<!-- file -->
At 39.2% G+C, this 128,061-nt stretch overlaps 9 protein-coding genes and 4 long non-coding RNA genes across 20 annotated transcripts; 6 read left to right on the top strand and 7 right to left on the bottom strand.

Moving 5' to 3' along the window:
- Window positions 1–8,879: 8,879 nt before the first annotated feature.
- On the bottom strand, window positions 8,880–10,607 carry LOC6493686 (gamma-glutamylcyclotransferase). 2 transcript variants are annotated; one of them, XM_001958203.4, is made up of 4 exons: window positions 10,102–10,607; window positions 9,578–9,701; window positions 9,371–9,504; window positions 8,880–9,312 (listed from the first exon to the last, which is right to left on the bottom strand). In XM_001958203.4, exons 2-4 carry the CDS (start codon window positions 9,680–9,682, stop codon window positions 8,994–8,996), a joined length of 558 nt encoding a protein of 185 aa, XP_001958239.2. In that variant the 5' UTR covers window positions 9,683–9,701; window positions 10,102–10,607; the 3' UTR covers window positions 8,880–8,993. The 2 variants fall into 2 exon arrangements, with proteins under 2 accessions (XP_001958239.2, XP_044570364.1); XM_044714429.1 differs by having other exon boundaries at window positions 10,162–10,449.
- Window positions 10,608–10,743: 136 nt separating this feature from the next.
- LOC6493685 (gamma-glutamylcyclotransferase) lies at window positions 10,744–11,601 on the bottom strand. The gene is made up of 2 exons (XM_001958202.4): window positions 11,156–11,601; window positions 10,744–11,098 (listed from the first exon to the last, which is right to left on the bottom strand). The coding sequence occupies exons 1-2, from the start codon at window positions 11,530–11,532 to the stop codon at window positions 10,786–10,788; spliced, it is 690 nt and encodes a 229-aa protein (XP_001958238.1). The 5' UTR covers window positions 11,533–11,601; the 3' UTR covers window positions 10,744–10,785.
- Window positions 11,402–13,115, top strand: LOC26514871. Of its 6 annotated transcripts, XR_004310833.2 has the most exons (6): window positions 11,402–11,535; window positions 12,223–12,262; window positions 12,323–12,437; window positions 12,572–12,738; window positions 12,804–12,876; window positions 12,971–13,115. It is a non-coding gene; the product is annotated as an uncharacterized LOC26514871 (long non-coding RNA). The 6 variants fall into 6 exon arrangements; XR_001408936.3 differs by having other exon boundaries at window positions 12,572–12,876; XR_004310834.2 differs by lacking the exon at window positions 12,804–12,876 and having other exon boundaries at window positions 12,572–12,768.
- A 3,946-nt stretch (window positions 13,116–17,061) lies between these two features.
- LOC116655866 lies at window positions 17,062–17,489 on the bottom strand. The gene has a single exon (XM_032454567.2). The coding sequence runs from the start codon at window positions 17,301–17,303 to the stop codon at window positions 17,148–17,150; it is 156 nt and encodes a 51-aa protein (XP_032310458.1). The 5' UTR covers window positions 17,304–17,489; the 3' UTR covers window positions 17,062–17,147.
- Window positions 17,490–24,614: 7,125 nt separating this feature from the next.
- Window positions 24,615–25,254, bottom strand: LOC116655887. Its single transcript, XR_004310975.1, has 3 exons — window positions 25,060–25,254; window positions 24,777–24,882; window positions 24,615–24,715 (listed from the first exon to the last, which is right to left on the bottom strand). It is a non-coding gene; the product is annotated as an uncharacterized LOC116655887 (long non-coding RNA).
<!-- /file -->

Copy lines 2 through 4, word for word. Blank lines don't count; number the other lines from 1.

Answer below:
Moving 5' to 3' along the window:
- Window positions 1–8,879: 8,879 nt before the first annotated feature.
- On the bottom strand, window positions 8,880–10,607 carry LOC6493686 (gamma-glutamylcyclotransferase). 2 transcript variants are annotated; one of them, XM_001958203.4, is made up of 4 exons: window positions 10,102–10,607; window positions 9,578–9,701; window positions 9,371–9,504; window positions 8,880–9,312 (listed from the first exon to the last, which is right to left on the bottom strand). In XM_001958203.4, exons 2-4 carry the CDS (start codon window positions 9,680–9,682, stop codon window positions 8,994–8,996), a joined length of 558 nt encoding a protein of 185 aa, XP_001958239.2. In that variant the 5' UTR covers window positions 9,683–9,701; window positions 10,102–10,607; the 3' UTR covers window positions 8,880–8,993. The 2 variants fall into 2 exon arrangements, with proteins under 2 accessions (XP_001958239.2, XP_044570364.1); XM_044714429.1 differs by having other exon boundaries at window positions 10,162–10,449.